For DonalDec 20th, 2011 | By Ian Poulton | Category: Personal Columns
Donal Broughan died suddenly and unexpectedly from a heart attack at his Mountrath home at 5 am yesterday. To attempt to encapsulate his character in words would involve a vocabulary that has become platitudinous, and Donal did not like platitudes.
My first encounter with him was in August 2010, he appeared at a Wednesday evening service in Borris-in-Ossory. His prayer book made his presence immediately noticeable amongst the dozen regulars – while we had ordinary, green covered books, Donal had a red covered deluxe edition! At the end of those midweek services, he would often have a battery of questions, regarding the sermon and wider theological matters.
Donal was a polymath, wide ranging and diverse in his competencies; reflecting on mediaeval philosophy at one moment and 1960s rock music the next; delighting in the natural world and then turning to DIY. Whatever he did, he did it meticulously, his Saturday morning RTE radio programme was never a gathering together of a few records, every item was researched and prepared with care.
Donal had an incisive mind, never content with sloppy answers or arguments that lacked coherence. He would read posts here and occasionally feel compelled to comment. On 18th October last year, he was prompted to react to my suggestion there would be no more Protestant poets. Donal believed I was mistaken, his comments included a quote from a great Welsh poet:
I’m sure you are familiar with one of the greatest lyric poets of the 20th century; and certainly one of the greatest religious poets of all time, the Anglican priest R. S. Thomas. So, this is for anybody who might stop by and who hasn’t read him:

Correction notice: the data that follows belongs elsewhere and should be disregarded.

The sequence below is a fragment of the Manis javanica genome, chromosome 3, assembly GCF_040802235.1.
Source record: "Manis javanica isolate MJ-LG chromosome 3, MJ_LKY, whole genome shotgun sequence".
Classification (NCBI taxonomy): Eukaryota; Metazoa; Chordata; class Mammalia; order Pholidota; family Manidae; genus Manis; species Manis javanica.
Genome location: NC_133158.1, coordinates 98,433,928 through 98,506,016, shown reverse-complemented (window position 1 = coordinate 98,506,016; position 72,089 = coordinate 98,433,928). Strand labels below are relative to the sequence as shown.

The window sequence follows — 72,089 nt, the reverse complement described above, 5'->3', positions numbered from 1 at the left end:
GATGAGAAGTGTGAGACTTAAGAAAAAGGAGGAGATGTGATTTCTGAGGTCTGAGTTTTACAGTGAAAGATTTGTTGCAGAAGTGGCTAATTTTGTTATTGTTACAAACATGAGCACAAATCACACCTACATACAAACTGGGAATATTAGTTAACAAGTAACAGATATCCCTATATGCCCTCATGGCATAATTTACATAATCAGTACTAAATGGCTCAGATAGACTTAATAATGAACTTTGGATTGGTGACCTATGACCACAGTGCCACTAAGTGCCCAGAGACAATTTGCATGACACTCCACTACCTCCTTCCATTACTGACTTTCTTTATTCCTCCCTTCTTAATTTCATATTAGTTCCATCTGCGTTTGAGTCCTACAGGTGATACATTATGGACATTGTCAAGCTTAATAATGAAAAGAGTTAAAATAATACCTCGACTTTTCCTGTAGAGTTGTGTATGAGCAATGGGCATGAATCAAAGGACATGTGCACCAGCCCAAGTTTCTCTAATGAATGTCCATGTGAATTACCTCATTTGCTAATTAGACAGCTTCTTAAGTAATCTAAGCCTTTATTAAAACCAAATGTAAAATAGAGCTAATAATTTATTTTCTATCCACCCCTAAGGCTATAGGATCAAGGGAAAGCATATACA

I have seen it standing up grey,
Gaunt, as though no sunlight
Could ever thaw out the music
Of its great bell; terrible
In its own way, for religion
Is like that. There are times
When a black frost is upon
One’s whole being, and the heart
In its bone belfry hangs and is dumb.
But who is to know? Always,
Even in winter in the cold
Of a stone church, on his knees
Someone is praying, whose prayers fall
Steadily through the hard spell
Of weather that is between God
And himself. Perhaps they are warm rain
That brings the sun and afterwards flowers
On the raw graves and throbbing of bells.
Despite a hugely paradoxical personality, he wrote with ferocious honesty and stark clarity about nature and about the nature of the human soul. His ‘Collected Poems’ is a constant bedside companion.
Donal was always more charitable to the church than I, and more conciliatory in his assessment of the relationship between theological reflection and scientific fact. If Donal knew his Anglican poets, he also knew his Anglican scientists and was dismissive of a suggestion that there might be no point in the church’s existence, in a comment last April, he observed:
While it is fascinating knowing about how the universe works, it has no direct implications for theology. Why there is something instead of nothing isn’t a scientific question at all. To paraphrase Rev Professor John Polkinghorne – God is as much the Creator today as God was 13.7 billion years ago.
There’s a worldview offered by an Anglican priest that is part of the reality I experience, so I see every point in the church’s existence.
The soft voice and gentle questions have gone, and at his funeral tomorrow no poem or song or reflection will be adequate.